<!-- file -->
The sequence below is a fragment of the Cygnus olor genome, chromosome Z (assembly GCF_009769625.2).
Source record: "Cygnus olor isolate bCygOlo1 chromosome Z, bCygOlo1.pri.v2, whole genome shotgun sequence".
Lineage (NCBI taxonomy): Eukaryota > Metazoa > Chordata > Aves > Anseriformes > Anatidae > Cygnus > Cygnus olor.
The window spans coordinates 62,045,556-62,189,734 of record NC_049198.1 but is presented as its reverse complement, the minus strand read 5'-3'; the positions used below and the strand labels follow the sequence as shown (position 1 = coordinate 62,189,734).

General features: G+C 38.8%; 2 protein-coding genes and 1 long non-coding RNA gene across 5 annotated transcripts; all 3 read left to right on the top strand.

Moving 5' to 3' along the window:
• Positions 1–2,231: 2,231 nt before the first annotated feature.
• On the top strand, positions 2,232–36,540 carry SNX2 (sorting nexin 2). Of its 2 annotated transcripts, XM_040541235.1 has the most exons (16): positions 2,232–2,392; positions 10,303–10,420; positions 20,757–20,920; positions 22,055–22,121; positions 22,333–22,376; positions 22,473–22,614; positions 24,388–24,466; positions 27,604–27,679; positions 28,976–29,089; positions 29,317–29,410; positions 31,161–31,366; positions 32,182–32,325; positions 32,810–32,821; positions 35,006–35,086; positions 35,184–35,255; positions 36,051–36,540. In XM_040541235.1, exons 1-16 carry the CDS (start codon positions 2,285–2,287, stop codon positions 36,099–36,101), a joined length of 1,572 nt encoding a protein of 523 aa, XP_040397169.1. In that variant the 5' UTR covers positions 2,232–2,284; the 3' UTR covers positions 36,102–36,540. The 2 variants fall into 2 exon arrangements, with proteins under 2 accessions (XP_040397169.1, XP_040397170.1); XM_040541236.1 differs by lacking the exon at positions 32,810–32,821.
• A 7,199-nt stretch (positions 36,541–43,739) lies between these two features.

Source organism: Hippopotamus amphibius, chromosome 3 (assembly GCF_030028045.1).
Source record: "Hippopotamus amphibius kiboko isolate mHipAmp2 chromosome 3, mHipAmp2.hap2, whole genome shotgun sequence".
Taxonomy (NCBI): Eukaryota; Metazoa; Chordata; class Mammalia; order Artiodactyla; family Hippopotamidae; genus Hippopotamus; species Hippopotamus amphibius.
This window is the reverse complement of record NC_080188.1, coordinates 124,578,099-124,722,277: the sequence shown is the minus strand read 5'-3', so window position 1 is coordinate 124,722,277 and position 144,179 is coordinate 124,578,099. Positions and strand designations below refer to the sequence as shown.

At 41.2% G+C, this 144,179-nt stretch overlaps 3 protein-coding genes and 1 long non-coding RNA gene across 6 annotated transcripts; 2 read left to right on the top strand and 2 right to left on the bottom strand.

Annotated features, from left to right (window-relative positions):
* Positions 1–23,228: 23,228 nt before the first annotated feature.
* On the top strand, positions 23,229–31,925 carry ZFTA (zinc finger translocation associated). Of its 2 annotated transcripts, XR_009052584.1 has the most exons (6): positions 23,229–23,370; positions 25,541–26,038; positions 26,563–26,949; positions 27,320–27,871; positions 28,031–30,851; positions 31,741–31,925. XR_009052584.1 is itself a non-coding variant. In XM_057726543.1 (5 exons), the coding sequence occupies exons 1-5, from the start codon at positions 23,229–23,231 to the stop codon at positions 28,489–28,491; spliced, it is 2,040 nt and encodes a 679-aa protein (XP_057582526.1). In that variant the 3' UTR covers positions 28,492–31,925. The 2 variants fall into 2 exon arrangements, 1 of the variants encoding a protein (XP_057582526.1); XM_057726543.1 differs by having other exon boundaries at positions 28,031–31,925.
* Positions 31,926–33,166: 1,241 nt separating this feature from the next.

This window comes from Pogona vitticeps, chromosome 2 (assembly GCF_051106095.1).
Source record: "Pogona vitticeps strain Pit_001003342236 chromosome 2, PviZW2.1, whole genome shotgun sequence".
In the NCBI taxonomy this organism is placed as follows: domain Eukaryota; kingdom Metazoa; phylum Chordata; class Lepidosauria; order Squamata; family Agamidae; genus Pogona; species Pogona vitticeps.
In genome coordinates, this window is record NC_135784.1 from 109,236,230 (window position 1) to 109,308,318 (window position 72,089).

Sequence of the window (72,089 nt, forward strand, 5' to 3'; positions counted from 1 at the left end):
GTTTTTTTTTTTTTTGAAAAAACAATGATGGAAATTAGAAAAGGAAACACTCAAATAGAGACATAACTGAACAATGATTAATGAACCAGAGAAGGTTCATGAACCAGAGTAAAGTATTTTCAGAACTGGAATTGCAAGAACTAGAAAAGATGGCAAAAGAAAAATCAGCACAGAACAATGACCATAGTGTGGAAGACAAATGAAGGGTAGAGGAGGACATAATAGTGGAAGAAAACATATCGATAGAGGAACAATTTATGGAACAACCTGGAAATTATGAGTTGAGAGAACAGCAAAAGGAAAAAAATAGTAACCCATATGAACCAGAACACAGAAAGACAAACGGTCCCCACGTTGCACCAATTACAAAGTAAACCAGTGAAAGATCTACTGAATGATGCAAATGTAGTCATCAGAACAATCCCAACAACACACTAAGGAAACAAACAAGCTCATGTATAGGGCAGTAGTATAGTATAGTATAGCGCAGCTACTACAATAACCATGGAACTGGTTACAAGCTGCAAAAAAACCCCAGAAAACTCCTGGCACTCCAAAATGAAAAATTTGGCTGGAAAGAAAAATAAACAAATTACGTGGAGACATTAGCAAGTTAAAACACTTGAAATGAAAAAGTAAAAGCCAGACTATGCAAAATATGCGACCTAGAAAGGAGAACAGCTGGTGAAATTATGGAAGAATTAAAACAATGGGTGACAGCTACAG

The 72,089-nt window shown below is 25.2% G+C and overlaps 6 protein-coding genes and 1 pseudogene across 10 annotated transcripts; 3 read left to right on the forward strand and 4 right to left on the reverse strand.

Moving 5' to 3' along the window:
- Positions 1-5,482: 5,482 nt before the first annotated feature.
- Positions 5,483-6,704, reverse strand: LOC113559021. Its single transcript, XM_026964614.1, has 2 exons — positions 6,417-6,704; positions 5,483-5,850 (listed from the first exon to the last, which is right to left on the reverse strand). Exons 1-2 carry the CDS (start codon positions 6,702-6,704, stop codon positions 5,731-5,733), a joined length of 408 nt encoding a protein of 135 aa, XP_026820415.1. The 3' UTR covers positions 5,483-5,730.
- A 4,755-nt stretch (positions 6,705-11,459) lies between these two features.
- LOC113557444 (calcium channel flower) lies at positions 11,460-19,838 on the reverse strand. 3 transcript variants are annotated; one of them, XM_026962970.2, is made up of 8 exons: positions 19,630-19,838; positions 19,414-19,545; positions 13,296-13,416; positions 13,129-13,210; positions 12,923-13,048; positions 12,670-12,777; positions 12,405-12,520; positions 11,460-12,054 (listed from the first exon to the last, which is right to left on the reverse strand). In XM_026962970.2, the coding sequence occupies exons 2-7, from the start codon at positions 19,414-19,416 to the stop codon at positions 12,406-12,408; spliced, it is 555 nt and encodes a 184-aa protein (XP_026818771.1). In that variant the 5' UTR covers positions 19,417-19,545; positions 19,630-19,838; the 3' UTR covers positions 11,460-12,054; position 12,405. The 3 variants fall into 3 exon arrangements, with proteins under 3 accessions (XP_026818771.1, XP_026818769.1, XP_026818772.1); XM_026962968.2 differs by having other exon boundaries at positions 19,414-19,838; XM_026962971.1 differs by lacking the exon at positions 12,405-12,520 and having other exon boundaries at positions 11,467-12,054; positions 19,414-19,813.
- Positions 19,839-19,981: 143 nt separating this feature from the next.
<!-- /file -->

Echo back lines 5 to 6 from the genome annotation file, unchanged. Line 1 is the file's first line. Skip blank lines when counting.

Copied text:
General features: G+C 38.8%; 2 protein-coding genes and 1 long non-coding RNA gene across 5 annotated transcripts; all 3 read left to right on the top strand.

Moving 5' to 3' along the window: